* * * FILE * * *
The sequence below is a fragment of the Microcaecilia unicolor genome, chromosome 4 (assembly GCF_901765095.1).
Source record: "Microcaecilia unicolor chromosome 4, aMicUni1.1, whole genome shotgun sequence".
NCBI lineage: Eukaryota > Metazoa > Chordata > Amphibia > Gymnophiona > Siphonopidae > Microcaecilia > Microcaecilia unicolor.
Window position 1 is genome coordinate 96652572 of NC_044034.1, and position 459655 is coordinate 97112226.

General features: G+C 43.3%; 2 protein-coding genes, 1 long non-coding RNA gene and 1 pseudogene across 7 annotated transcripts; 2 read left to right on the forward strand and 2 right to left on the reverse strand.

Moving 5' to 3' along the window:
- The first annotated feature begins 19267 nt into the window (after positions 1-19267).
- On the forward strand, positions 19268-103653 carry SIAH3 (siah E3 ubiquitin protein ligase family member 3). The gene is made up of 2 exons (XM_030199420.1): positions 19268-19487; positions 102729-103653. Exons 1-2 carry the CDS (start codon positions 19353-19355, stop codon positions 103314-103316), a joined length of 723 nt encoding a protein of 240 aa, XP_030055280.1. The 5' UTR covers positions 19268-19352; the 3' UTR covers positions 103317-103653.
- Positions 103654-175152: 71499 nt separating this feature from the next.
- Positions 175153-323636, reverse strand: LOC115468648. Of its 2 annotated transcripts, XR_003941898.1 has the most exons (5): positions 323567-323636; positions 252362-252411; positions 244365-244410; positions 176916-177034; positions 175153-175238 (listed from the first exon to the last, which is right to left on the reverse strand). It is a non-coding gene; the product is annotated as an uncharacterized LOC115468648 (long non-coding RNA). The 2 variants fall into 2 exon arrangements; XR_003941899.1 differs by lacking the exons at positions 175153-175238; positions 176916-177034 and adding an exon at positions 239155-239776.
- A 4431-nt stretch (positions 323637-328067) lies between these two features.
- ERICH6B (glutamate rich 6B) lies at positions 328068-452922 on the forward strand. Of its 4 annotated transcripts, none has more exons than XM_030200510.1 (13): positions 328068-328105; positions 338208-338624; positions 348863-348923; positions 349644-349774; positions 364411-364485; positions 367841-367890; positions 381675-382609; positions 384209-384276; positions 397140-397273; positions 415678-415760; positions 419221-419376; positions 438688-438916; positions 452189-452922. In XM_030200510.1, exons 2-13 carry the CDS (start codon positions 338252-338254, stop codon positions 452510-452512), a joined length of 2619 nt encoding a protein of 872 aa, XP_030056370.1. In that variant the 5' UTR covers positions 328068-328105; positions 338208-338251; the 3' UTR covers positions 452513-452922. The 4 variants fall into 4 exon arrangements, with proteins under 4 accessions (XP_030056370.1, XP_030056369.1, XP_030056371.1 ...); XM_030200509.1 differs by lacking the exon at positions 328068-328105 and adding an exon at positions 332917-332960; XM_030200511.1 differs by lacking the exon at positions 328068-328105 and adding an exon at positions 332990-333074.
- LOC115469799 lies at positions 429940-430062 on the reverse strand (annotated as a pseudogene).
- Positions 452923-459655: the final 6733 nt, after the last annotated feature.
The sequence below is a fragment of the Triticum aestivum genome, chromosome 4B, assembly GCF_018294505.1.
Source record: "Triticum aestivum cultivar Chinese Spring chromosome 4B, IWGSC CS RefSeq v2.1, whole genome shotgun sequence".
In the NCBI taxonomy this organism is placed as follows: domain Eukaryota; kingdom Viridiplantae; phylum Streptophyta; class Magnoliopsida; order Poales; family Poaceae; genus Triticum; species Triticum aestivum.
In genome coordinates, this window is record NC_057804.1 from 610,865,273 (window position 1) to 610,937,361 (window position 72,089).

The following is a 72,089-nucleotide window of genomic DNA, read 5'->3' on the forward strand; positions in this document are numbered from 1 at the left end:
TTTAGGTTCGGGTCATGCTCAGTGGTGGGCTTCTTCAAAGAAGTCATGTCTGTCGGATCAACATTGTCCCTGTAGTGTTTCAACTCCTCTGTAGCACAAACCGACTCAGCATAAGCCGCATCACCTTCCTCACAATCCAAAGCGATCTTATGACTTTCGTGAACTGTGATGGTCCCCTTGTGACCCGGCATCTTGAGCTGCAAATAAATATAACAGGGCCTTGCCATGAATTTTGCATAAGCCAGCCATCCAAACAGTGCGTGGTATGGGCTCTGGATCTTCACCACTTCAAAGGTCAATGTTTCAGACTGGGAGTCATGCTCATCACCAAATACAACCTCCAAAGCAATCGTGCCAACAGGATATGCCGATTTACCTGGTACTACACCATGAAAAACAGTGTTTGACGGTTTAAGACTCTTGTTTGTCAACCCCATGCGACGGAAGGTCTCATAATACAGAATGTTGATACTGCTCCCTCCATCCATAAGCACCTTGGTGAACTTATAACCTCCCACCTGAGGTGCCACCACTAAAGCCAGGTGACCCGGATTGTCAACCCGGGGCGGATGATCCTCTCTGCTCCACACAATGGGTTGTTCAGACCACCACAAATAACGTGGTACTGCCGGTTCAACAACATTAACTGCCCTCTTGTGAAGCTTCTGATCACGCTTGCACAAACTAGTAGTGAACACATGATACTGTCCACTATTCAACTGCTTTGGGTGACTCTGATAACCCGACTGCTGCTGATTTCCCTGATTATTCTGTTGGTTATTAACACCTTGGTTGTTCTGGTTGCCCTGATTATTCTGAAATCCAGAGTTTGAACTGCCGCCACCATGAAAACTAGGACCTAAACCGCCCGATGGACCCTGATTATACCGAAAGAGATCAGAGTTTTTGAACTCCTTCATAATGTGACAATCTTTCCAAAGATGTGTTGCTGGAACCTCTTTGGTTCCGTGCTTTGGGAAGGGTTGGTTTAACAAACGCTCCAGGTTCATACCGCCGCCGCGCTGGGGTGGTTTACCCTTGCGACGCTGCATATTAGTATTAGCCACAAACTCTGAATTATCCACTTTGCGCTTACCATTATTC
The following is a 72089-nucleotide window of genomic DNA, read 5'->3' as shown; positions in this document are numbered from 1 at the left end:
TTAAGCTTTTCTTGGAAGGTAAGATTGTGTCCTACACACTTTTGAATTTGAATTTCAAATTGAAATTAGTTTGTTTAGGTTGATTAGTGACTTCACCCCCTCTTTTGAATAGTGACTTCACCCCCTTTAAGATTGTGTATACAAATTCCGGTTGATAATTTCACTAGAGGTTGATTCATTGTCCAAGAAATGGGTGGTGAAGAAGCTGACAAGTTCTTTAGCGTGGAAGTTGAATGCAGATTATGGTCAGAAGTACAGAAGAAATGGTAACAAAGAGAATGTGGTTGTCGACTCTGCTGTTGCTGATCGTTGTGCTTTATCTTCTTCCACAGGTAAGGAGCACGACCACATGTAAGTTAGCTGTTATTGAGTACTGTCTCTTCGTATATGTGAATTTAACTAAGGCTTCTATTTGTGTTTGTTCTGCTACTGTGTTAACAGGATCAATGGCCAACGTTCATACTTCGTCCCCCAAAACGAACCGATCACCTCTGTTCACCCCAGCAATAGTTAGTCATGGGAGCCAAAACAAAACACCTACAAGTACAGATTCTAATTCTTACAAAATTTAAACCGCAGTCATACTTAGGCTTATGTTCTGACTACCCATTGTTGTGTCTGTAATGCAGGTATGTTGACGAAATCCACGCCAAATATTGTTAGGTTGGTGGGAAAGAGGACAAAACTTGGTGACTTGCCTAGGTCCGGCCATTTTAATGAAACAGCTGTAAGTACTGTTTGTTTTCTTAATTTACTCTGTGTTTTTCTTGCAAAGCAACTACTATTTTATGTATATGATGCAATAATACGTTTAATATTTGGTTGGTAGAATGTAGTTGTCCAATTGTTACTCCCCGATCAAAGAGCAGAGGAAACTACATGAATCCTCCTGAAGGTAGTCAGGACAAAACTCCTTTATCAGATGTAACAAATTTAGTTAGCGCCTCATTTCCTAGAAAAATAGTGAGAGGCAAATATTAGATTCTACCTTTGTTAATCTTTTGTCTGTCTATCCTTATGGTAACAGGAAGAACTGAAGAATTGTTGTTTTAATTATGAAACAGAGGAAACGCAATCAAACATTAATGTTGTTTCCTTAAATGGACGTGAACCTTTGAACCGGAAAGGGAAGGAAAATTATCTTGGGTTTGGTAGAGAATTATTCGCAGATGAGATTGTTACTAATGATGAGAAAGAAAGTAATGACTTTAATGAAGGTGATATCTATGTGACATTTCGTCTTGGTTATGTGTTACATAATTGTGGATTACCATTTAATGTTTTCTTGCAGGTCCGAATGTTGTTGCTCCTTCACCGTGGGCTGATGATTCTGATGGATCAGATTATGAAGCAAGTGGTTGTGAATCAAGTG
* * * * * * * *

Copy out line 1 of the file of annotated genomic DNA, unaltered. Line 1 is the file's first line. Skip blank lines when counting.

The sequence below is a fragment of the Microcaecilia unicolor genome, chromosome 4 (assembly GCF_901765095.1).